4. Swipe Right (Take advantage of technology)
Match.com, Tinder, Bumble… in 2018, there’s no lack of technology tools to help you find that special someone. The options for nonprofits and board candidates aren’t as extensive (yet!) – but there are some very solid tools that can be used to support your search. VolunteerMatch offers postings for board positions, and there are options to connect those postings to LinkedIn at no cost. (If your organization isn’t already using LinkedIn, start by creating an organization profile page and asking your current board members to list their board service in the “volunteer experience” section of their personal profiles.) Through LinkedIn, nonprofits can post a board position, and they can also search for professionals who indicated interest in “board service.” In case you’re dubious about how many folks actually check that box, a recent search for people in the greater Los Angeles area who marked an interest in board service in their LinkedIn profile yielded 95,871 results. Of course, like all technology that brings people together, in online board searches you have to filter to find your best candidates – and always hold your final judgment until you meet “IRL”.
5. Fish Where The Fish Are
It’s one of those annoyingly obvious dating clichés, but if you’re trying to find love, you have to go where single people hang out. And in the search for new board members, nonprofits have to go beyond their regular circles to get to know people in the community with different backgrounds, skills and perspectives that could be valuable for their organizations. We find chambers of commerce, local leadership programs, young professionals groups, and alumni associations are often excellent places to meet individuals with community interests and a desire to give back.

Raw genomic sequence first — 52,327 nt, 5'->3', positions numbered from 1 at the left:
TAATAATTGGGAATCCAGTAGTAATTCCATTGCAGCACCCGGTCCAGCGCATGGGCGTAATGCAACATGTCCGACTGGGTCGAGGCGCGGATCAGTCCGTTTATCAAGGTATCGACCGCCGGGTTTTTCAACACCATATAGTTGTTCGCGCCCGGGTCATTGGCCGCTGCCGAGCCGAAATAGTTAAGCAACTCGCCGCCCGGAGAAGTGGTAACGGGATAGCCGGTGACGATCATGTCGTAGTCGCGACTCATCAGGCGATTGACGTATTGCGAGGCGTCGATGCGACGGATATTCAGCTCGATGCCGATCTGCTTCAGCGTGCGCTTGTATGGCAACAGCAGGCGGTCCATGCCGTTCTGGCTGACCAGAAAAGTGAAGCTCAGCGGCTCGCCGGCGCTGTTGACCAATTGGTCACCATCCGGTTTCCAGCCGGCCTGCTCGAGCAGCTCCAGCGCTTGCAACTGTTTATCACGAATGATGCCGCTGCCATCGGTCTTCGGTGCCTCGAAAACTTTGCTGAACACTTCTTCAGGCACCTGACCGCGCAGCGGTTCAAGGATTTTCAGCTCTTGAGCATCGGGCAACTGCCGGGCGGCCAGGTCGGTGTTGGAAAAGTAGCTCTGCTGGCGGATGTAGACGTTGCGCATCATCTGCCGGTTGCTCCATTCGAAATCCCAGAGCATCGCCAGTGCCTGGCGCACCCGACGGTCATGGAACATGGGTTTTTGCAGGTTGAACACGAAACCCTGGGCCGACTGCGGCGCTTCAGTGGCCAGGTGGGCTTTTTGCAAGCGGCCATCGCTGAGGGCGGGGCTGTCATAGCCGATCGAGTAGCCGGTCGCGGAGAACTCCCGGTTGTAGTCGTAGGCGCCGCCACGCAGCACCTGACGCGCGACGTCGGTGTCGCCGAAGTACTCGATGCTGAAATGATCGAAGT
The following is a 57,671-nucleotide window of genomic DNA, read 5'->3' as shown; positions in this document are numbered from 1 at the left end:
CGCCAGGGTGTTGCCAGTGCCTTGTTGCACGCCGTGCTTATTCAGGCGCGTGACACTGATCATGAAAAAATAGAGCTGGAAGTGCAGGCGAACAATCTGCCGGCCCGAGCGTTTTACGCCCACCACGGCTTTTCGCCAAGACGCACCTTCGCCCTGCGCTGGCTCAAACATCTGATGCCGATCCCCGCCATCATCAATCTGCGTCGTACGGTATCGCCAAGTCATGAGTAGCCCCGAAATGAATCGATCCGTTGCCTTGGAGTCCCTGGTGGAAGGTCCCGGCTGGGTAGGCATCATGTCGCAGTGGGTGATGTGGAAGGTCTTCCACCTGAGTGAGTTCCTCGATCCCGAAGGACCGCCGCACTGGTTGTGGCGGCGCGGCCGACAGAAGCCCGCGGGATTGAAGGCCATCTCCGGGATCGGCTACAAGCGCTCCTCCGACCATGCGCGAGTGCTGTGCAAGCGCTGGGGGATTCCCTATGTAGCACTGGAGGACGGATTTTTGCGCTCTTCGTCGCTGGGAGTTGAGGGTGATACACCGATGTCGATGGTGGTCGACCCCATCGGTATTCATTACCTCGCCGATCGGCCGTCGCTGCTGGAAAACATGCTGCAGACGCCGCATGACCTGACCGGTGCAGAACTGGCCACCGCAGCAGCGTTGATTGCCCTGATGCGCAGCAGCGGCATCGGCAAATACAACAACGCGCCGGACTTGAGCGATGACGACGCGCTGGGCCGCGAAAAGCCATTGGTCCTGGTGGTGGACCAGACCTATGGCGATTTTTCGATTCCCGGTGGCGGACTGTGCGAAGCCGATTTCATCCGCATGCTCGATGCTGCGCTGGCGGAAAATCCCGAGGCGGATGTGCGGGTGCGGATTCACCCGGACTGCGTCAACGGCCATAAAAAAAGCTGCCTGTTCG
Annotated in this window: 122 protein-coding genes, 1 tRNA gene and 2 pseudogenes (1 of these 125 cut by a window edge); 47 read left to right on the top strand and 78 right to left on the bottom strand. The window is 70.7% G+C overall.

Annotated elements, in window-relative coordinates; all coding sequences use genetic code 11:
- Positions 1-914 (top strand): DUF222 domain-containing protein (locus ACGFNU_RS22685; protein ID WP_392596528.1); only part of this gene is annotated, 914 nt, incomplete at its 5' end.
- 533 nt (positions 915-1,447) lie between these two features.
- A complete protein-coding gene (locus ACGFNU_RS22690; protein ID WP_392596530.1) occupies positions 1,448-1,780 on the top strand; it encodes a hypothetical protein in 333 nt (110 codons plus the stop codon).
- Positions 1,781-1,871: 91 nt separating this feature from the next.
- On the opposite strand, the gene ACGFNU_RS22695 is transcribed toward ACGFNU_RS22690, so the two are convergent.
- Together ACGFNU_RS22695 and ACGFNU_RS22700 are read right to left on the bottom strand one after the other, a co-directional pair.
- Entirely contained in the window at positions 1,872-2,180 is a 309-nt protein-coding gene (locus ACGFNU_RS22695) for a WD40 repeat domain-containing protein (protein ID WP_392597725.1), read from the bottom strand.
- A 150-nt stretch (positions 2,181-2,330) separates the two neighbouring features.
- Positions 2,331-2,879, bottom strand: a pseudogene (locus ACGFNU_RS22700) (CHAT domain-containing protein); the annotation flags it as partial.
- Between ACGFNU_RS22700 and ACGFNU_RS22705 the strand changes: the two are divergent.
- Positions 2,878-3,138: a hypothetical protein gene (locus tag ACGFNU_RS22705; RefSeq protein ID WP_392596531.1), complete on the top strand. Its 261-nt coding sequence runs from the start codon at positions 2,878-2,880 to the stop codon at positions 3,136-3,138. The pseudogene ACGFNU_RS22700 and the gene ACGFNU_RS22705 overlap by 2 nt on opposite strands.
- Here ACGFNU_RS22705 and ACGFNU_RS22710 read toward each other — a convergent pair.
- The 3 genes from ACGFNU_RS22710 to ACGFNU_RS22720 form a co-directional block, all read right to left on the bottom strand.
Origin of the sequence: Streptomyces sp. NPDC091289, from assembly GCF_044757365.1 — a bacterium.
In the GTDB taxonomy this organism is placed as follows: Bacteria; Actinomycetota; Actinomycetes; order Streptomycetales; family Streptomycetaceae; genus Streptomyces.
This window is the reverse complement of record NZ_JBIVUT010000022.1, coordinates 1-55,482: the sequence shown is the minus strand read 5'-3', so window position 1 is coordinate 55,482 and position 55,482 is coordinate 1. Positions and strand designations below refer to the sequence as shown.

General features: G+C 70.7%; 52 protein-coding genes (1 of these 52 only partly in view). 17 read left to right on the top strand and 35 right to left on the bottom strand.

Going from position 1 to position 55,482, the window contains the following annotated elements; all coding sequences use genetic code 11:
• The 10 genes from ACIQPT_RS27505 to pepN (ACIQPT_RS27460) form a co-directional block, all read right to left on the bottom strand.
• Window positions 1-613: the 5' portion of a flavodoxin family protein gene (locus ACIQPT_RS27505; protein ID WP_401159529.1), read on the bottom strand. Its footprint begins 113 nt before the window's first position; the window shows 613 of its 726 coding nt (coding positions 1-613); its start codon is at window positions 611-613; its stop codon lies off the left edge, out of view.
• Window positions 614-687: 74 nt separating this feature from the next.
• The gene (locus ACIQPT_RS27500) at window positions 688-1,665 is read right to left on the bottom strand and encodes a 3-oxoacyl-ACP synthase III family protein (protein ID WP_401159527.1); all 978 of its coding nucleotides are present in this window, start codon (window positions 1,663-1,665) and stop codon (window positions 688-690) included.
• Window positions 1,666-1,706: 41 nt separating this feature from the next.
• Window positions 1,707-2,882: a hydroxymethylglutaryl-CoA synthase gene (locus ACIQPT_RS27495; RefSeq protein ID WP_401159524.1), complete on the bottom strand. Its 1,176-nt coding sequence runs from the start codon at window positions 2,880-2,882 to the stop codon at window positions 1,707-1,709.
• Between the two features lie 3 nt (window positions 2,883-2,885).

6. Lean On Your Cupid
Sometimes we all need a little help to find romance. In nonprofit organizations, there’s significant value in reaching beyond your existing networks to identify board candidates. One way to broaden your pool of board candidates is to use the “blue ribbon nominating committee” conceived by Jan Masaoka and brilliantly explained in her classic Blue Avocado article. The essence of the strategy is to bring together influential people who are NOT board candidates and ask them to introduce you to potential board candidates. Another avenue is to participate in board match programs through local leadership programs.
We’re here to help too: we recently rebranded our longstanding board matchmaking mixers as CauseCupid, relaxed events that introduce nonprofits to local professionals interested in board service. We also host dedicated “cupid events” for organizations seeking to substantially build their boards and companies interested in leadership opportunities for their employees.
We wish you only good luck in your search for active, wise and generous board members! May you find your happily ever after without too many swipe lefts or romanced frogs.